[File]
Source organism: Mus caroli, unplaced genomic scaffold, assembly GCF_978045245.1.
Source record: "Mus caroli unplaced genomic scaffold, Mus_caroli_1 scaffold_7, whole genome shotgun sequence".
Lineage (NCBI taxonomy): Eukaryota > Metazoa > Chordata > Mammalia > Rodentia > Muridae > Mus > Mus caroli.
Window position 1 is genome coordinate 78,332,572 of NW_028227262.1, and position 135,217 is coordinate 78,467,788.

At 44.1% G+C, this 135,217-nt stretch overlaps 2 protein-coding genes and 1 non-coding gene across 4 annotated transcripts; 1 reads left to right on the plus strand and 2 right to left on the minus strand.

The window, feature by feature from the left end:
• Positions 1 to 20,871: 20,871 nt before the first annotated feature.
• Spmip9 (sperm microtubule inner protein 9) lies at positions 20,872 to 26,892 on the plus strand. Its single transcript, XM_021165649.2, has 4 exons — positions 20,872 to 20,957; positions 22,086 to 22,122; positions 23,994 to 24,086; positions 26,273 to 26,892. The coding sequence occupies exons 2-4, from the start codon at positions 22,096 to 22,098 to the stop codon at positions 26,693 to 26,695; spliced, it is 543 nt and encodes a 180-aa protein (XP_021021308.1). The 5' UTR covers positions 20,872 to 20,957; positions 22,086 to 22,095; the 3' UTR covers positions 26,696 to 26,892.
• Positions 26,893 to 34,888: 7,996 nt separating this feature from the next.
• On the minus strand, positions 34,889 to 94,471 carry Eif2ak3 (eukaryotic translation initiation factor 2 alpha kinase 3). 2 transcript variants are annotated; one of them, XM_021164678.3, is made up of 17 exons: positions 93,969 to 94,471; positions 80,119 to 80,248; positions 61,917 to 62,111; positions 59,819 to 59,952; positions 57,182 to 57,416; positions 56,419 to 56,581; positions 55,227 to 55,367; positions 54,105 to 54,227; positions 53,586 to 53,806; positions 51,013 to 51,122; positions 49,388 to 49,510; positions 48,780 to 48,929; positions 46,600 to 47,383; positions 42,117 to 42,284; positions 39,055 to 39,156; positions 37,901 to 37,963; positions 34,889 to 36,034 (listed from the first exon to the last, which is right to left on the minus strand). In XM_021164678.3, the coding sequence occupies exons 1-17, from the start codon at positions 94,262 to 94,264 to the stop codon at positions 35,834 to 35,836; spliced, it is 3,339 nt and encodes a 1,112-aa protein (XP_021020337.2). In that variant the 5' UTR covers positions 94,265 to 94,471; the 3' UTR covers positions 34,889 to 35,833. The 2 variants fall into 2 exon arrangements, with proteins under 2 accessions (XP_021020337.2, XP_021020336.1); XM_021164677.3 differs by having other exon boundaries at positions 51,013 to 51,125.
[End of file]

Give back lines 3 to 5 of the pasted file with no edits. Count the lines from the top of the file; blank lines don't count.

Lineage (NCBI taxonomy): Eukaryota > Metazoa > Chordata > Mammalia > Rodentia > Muridae > Mus > Mus caroli.
Window position 1 is genome coordinate 78,332,572 of NW_028227262.1, and position 135,217 is coordinate 78,467,788.

At 44.1% G+C, this 135,217-nt stretch overlaps 2 protein-coding genes and 1 non-coding gene across 4 annotated transcripts; 1 reads left to right on the plus strand and 2 right to left on the minus strand.